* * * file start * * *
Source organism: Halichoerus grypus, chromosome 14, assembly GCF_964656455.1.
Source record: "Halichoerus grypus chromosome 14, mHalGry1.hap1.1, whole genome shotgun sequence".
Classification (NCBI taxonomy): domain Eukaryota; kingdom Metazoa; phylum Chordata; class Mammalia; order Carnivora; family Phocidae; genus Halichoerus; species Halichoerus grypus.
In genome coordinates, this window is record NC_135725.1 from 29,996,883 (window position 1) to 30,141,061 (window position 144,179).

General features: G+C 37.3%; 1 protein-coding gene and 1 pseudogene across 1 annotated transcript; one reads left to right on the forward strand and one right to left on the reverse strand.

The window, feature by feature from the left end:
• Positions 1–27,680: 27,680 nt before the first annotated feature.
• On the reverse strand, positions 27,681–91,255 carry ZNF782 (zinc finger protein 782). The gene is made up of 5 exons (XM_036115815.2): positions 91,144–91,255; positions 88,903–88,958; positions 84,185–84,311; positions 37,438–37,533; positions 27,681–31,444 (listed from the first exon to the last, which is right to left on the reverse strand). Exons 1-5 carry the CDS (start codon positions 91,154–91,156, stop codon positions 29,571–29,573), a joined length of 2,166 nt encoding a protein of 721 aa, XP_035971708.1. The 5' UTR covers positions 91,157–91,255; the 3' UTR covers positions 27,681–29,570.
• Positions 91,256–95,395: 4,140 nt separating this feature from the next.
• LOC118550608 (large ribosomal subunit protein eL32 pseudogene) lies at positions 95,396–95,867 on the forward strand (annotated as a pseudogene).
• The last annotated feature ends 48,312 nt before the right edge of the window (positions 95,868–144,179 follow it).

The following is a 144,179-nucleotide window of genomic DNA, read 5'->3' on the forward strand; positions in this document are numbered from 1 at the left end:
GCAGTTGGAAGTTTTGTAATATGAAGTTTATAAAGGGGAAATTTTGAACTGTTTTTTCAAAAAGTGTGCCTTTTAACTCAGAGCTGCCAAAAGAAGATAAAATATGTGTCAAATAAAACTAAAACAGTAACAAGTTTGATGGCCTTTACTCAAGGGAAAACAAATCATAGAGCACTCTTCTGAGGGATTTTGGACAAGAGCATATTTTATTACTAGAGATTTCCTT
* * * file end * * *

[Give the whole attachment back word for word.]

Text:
Source organism: Halichoerus grypus, chromosome 14, assembly GCF_964656455.1.
Source record: "Halichoerus grypus chromosome 14, mHalGry1.hap1.1, whole genome shotgun sequence".
Classification (NCBI taxonomy): domain Eukaryota; kingdom Metazoa; phylum Chordata; class Mammalia; order Carnivora; family Phocidae; genus Halichoerus; species Halichoerus grypus.
In genome coordinates, this window is record NC_135725.1 from 29,996,883 (window position 1) to 30,141,061 (window position 144,179).

General features: G+C 37.3%; 1 protein-coding gene and 1 pseudogene across 1 annotated transcript; one reads left to right on the forward strand and one right to left on the reverse strand.

The window, feature by feature from the left end:
• Positions 1–27,680: 27,680 nt before the first annotated feature.
• On the reverse strand, positions 27,681–91,255 carry ZNF782 (zinc finger protein 782). The gene is made up of 5 exons (XM_036115815.2): positions 91,144–91,255; positions 88,903–88,958; positions 84,185–84,311; positions 37,438–37,533; positions 27,681–31,444 (listed from the first exon to the last, which is right to left on the reverse strand). Exons 1-5 carry the CDS (start codon positions 91,154–91,156, stop codon positions 29,571–29,573), a joined length of 2,166 nt encoding a protein of 721 aa, XP_035971708.1. The 5' UTR covers positions 91,157–91,255; the 3' UTR covers positions 27,681–29,570.
• Positions 91,256–95,395: 4,140 nt separating this feature from the next.
• LOC118550608 (large ribosomal subunit protein eL32 pseudogene) lies at positions 95,396–95,867 on the forward strand (annotated as a pseudogene).
• The last annotated feature ends 48,312 nt before the right edge of the window (positions 95,868–144,179 follow it).

The following is a 144,179-nucleotide window of genomic DNA, read 5'->3' on the forward strand; positions in this document are numbered from 1 at the left end:
GCAGTTGGAAGTTTTGTAATATGAAGTTTATAAAGGGGAAATTTTGAACTGTTTTTTCAAAAAGTGTGCCTTTTAACTCAGAGCTGCCAAAAGAAGATAAAATATGTGTCAAATAAAACTAAAACAGTAACAAGTTTGATGGCCTTTACTCAAGGGAAAACAAATCATAGAGCACTCTTCTGAGGGATTTTGGACAAGAGCATATTTTATTACTAGAGATTTCCTT